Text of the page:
This article is sponsored by Capital Dynamics
If it wasn’t evident before the start of this year that energy transition was the strategic priority for governments around the world, it certainly is now. Sharply rising fuel costs and energy security concerns have joined the urgent need to tackle the climate crisis as forces for change.
This creates substantial opportunities for investors in both proven and newer innovative technologies but, as ever, there are also risks involved. Barney Coles, managing director and co-head of the clean energy team at Capital Dynamics, provides his perspective on which parts of the clean energy infrastructure landscape offer investors the most potential and what might come next.
How significant would you say COP26 was when it comes to new sustainable policies and targets?
We will see how it plays out, but there is quite a wide divergence of views in the industry about how successful it was, given its aim of ‘keeping 1.5C alive’. Some have claimed it was a disaster and full of government bluster, in particular as the final wording of the agreement changed from ‘phasing out’ to ‘phasing down’ fossil fuels.
Others have hailed it as a victory, since it is the first time there has been agreement to reduce the use of fossil fuels from every country. I think we are actually somewhere in the middle. Global fossil fuel usage should significantly reduce, but there is a question mark around how and whether the world will decarbonise all industries.
What has happened since then has potentially had an even more immediate impact on the debate. There has always been a strong argument for renewables as a secure source of energy, but there is much greater emphasis on this now as a result of the invasion of Ukraine.
How do you think the agreements in November will feed into opportunities in some of your key markets?
While it is too early for new legislation to have passed, there have been some indications from governments, especially in the UK and Italy, which co-hosted COP26. The UK government has just announced its new energy strategy, which places an emphasis on nuclear for baseload capacity.
Disappointingly, it hasn’t gone as far as hoped on onshore wind, which is by far the cheapest and quickest renewable technology to install but remains subject to extremely onerous planning restrictions in England. However, there is a plan for a greater role for solar and offshore wind.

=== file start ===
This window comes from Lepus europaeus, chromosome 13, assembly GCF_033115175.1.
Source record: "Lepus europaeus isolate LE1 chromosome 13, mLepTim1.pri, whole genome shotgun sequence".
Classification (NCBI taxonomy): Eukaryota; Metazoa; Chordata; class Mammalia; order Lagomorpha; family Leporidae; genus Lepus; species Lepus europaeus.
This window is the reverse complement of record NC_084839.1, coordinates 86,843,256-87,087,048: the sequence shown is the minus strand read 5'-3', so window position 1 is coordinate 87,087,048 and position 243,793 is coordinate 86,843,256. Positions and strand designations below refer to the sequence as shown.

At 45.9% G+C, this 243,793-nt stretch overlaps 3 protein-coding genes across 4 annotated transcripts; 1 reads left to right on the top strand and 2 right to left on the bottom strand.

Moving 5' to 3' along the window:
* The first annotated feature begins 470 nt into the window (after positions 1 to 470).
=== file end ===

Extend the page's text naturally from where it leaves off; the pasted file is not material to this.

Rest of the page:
Italy is also an interesting market because it has historically experienced huge challenges rolling out new renewables – its geography and topograghy make it challenging to build large-scale renewables plants, whilst it continues to experience a backlog of planning and permitting applications awaiting approval.
Last year, Italy was expected to add between 3GW and 4GW of solar capacity, but less than 1GW were awarded full permits. However, we expect their COP26 commitments to trigger a loosening of permitting restrictions and we have built a strong and experienced management team there to capitalise on this and our large existing portfolio.
In Spain, we have established a sizeable solar footprint due to its policies being very renewables-friendly and its large solar resource. Post-COP26, we see a lot of opportunity in expanding solar capacity in Southern Spain and we are also starting to see the development of battery projects – the first battery storage asset in Spain was only installed in May 2021.
Just how investable is battery storage?
We are watching this space with interest, but the risk-return profile has to be right for our class of investors. We target value-add investments in mature clean energy technologies that underpin transition, with the aim of building new renewable energy capacity to replace fossil fuels. We look to projects where we can reasonably predict the future cashflows and understand how we will source long-term offtake revenues – and that currently means onshore and offshore wind, and solar investments.